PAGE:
Within the entire field of bushcraft, there is no other subject or topic that is wrought with more controversy and passion as is a discussion on the “bushcraft knife”.
I have experienced heated exchanges in social media and in bushcraft related forums on anything from; what makes the best bushcraft knife; the one knife option; to the type of steel best suited for a bushcraft knife. What amazes me is the sheer number of opinions on the subject…so yes, I have one too!
Our purpose here is not to open the floodgates of criticism, though I am sure that will happen. Rather our goal is to discuss some of the aspects of what, in our humble opinion, makes a “bushcraft knife”. What we are not going to talk about is “the right bushcraft knife”! Why? Simply put, there isn’t a right bushcraft knife. The right knife depends on factors including environment, the tasks you need to complete in camp, and frankly, a great deal of personal bias.
So, just what is a “bushcraft knife”?
It might be easier to start by discussing what a bushcraft knife isn’t. At the risk of life and limb, or at least of committing heresy, in my humble opinion, a bushcraft knife is NOT a survival knife. That said, any good bushcraft knife can certainly be used in any situation to affect survival.
Bushcraft knives can come in all shapes and sizes. They can be production or custom made. They can have a full tang or a hidden tang. They may have just a primary bevel or have both a primary and secondary bevel. They can range in price from $15 to well over $500 depending on the craftsman making the knife. Regardless of the size and price, there are a few things one should consider before purchasing a “bushcraft” knife.
- The steel should be a good quality, high carbon steel. This ensures it can strike a Ferro rod or flint and produce a spark.
- It should have a 90-degree spine so you can use it with a Ferro rod and scrape deadwood to make scrapings for tinder.
- The blade should be a minimum of 1/8″ thick and can go up to 1/4″ in thickness.
- The blade length should be a minimum of 4″ in length.
- The type of grind of a bushcraft knife is also important. The primary grind thins the blade stock down from its width at the spine, to that of the cutting edge or secondary bevel. The best grinds for bushcraft knives are strong and versatile. Specifically, the best grinds for bushcraft knives are:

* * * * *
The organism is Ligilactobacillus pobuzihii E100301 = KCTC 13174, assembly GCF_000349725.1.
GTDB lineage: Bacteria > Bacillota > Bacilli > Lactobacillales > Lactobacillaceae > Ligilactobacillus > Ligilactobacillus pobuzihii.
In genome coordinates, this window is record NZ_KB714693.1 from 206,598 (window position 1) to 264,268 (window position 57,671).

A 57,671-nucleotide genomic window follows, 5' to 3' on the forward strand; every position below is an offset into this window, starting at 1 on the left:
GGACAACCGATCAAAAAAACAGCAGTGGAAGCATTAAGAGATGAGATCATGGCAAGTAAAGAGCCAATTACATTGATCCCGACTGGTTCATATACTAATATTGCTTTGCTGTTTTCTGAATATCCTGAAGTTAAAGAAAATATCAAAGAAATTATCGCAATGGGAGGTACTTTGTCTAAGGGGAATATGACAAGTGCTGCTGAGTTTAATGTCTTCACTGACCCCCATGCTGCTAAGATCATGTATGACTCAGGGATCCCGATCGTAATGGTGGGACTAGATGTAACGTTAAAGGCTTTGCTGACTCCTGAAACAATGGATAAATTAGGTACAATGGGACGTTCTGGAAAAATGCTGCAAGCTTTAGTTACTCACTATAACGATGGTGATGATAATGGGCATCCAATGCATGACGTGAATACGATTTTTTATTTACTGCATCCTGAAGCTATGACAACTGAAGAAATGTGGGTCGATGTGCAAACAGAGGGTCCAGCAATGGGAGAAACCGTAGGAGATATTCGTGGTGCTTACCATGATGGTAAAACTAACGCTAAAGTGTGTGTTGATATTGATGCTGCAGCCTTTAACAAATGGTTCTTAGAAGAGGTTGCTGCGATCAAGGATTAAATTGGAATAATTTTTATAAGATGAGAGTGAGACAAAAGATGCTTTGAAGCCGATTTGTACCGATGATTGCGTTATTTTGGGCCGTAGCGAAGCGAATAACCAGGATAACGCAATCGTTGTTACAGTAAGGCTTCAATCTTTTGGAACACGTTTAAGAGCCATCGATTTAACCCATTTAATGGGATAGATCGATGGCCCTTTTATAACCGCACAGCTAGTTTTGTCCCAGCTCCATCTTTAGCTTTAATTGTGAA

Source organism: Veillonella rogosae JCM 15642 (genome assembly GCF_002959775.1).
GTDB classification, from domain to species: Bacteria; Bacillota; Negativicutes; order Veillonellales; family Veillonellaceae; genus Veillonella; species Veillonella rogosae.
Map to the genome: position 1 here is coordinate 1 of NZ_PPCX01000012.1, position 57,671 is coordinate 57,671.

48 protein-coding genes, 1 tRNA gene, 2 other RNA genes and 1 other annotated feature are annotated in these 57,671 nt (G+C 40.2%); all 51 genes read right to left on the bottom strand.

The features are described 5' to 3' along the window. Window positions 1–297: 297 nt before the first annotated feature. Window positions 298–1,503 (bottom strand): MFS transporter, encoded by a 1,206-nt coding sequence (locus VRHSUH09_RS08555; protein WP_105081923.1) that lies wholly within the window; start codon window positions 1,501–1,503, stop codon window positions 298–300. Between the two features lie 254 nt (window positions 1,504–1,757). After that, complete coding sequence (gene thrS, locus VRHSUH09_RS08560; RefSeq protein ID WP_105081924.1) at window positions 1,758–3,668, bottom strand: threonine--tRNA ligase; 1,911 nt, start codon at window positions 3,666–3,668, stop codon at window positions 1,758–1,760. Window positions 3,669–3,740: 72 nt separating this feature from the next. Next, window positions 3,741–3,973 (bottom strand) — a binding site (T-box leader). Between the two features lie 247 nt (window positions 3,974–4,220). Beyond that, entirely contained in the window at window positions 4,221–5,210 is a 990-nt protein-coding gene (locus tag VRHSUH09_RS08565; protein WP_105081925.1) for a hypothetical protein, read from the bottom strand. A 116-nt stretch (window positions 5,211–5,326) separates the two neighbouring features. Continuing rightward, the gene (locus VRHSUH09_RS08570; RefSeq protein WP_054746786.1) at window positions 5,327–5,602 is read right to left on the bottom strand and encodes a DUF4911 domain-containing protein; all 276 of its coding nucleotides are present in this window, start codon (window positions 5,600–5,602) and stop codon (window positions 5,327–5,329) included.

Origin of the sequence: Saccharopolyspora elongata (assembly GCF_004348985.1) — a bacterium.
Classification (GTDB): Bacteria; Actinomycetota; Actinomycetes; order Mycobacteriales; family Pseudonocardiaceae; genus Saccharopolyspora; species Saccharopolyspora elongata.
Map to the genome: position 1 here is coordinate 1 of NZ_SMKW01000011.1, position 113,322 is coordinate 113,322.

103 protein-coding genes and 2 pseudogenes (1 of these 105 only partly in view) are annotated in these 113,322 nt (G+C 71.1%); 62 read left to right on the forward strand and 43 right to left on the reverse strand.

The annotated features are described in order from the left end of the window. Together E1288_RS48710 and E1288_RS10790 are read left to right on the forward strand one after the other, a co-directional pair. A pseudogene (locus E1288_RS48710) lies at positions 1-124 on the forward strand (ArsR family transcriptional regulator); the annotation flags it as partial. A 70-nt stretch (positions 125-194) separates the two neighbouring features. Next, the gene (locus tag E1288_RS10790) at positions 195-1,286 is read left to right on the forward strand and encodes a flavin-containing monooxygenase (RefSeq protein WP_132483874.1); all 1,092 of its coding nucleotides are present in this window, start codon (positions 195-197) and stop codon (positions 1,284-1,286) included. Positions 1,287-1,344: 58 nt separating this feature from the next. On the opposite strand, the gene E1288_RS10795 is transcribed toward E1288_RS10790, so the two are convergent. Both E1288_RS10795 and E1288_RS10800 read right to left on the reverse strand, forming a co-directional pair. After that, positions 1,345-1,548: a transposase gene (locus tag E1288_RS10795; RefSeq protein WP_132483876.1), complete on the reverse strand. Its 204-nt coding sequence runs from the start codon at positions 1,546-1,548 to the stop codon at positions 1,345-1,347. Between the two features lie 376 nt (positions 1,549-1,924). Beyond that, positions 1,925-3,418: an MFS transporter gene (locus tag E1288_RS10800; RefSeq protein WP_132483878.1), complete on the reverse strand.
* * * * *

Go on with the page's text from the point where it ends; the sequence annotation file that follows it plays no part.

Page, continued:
- Convex Grind (Primary bevel only.)
- Scandinavian / Scandi Grind (Traditionally primary bevel only. Often found with secondary bevel.)
- Flat Grind (Almost always secondary bevel only.)
- Chisel Grind (Not common. Primary bevel only.)
One of the main things a bushcraft needs to provide the capability of doing is “crafting” items needed in the wild. Whether you want to make a spoon, make a friction fire kit, make a snare or deadfall, cutting and making tent stakes, or carving a gorge hook, a bushcraft knife is one that will allow you to “craft” these things.
Another group of tasks a bushcraft knife should allow you to accomplish is food or game preparation. Gutting fish, skinning and preparing rabbit or squirrel, or slicing and dicing veggies for a stew, are tasks a good bushcraft knife lets you take on and complete easily with practice.
Finally, a bushcraft knife should be able to process firewood. Some may feel this is the single most important task a bushcraft knife is designed for. Regardless, processing firewood means it should be able to create both shavings, scrapings, and make feather sticks with ease. Some may say it should also be able to baton (split) wood down to finger, pencil, and pencil-lead sized pieces of wood. A bushcraft knife can even be used to chop down small saplings or small trees.
That discussion is left for another day.
So, what is a bushcraft knife? You decide!
One thing is a certainty, a bushcraft knife in the hand of a skilled woodsman has no limits.